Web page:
With very little in terms of theater performances in Atlanta these days because of the COVID-19 pandemic, actor and director Chad Darnell has taken matters into his own hands for an upcoming project. He will be bowing the new John Cameron Mitchell play, “Forced,” online the weekend of August 14–16.
“Forced” follows Mitchell’s visit to Russia in 2008 when he was invited to show his film, “Hedwig and the Angry Inch.” The government shut down the festival, but organizers did it anyway as an underground event. The script was pulled together from Mitchell’s diary entries. It’s a new play and Darnell is the first person to perform it.
The benefit performance is part of Dramatists Play Services’ new series, “Technical Difficulties: Plays for Online Theatre;” a collection of socially distant short works designed to be performed online because of the COVID-19 pandemic.
Darnell, who is gay, worked in Atlanta all through his twenties and moved back to the area recently to get back in theater. But with venues shut down, live theater is on hold. He heard about “Forced” and quickly sought to get the rights. “It is specifically theater that is made to be produced over the Internet like a Zoom or video on demand,” he says. “It’s a way to do theater. It’s not like I am just reading a diary. It’s a fully curated, created performance.”
He will be shooting it in his own apartment with his new iPhone, acting — in essence — as the performer, director and cameraperson.
“It’s one stop shopping,” he jokes. “That is the interesting thing — how do you shoot a show in your own living room or bedroom? My house will become the set. I will record it and then edit it. I won’t be shooting it like a film. Once it is edited I will put it online and people can watch it anytime over the weekend that I have the rights. It’s a 48 hour period, as opposed to everyone having to watch it at 8pm on Friday.”
Admittedly, Darnell has never done anything like this. “This is the kind of thing we were all talking about when it was all hitting with the coronavirus,” he says. “We were all talking about finding ways of going into a theater and creating original pieces and shooting them and putting them on the Internet for people to see and watch. There was a lot of conversation but no one really did it. I saw this and said, ‘I can do that. I am not in danger of violating anyone’s social distance.’”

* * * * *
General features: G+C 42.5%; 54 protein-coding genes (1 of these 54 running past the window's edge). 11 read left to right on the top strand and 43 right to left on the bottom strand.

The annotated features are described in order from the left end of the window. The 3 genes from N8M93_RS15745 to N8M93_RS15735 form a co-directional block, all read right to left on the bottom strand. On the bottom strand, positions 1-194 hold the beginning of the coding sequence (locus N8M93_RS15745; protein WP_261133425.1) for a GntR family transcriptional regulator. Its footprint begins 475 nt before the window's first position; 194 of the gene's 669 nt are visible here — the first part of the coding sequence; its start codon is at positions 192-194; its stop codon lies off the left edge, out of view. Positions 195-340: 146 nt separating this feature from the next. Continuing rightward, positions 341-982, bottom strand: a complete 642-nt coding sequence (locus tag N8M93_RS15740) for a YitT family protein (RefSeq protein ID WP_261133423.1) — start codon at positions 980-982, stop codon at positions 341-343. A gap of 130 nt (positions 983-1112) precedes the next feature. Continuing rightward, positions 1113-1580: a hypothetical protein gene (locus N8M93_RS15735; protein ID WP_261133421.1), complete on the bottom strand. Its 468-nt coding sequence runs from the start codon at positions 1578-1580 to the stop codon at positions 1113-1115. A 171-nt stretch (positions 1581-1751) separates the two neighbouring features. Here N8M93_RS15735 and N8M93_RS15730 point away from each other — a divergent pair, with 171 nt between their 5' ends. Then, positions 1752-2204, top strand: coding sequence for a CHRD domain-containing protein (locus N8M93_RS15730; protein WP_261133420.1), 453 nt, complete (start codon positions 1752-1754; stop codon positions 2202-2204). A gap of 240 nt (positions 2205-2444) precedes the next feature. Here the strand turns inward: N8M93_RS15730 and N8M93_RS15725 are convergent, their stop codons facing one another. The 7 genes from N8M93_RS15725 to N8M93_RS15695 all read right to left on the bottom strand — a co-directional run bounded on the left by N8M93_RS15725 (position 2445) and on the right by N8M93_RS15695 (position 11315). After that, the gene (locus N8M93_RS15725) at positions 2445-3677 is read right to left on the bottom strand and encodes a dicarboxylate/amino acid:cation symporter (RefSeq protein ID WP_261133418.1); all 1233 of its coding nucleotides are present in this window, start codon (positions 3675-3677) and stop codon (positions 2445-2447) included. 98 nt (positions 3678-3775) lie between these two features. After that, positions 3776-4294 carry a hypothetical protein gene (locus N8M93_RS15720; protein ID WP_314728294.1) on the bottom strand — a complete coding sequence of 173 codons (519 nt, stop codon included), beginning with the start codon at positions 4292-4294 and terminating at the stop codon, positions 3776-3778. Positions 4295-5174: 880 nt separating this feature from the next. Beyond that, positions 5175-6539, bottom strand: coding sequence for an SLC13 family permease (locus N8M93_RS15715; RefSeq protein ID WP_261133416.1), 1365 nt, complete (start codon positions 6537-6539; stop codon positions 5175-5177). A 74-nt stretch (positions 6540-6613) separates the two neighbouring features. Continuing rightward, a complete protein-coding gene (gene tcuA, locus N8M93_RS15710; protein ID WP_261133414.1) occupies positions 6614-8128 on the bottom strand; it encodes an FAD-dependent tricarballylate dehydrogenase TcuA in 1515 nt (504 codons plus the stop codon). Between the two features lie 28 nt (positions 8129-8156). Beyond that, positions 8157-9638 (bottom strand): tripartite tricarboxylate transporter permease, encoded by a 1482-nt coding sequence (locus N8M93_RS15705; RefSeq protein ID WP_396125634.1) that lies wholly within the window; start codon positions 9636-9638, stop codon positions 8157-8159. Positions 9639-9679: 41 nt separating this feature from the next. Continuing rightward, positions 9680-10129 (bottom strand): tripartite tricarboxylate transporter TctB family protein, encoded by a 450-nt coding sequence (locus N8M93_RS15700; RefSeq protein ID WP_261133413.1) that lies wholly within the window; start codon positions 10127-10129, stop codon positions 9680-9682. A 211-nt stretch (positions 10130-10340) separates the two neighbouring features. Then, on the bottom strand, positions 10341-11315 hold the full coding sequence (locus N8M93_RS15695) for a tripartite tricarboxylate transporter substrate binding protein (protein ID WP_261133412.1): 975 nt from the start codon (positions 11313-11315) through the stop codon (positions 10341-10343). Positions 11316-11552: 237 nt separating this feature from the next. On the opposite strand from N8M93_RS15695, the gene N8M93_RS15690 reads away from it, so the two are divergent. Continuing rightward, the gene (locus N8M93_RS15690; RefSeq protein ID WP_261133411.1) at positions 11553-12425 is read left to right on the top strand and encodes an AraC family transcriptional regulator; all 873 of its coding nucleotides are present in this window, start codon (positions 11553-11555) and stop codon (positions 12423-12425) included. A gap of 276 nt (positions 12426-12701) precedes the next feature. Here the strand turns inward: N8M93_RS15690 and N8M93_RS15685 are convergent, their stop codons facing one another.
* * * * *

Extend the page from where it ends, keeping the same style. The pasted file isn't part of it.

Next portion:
Darnell feels the biggest challenge is capturing Mitchell’s voice honestly and not doing a recreation of him or mimicking him. He wants to bring the essence of Mitchell forward. According to Darnell, “Forced” is a pretty dark piece. There were things that had never been in his orbit until he watched the recent documentary, “Welcome to Chechnya.” “In the play you see the atrocities of it all and how awful it is in Russia, but also the joy that the people in the festival had in their lives and the observations John had of them. It was striking and beautiful.”
“Hedwig” was the opening night film for the festival, but it went underground. Programmers and guests started texting people about where they would be and they wound up in an underground club. It became a rogue festival and those in attendance were not used to seeing LGBTQ films.”John went with his friend Sasha, who is Russian, and was in fear the whole time John was there. There was fear for everyone involved. John expected there would be resistance, not that the government was going to shut down the festival the first day he was there. He talked to (adult film star and producer) Michael Lucas a week before and was told it was not a great place, but he was not prepared for the experience.”
Proceeds for the show will be split between Rainbow House Coalition in Atlanta and the Toronto-based Rainbow Railroad, which has assisted more than 800 individuals to find safety to start their lives over away from the persecution in Russia. Rainbow Railroad was featured in “Welcome to Chechyna.” Tickets are $5, with additional donation links available for patrons.
Darnell knows “Hedwig.” He performed the role in the stage version of “Hedwig and the Angry Inch” in Savannah in 2018 and Atlanta in 2019, and also appeared in Marietta’s New Theatre in the Square version of “Moonlight and Magnolias” earlier this year.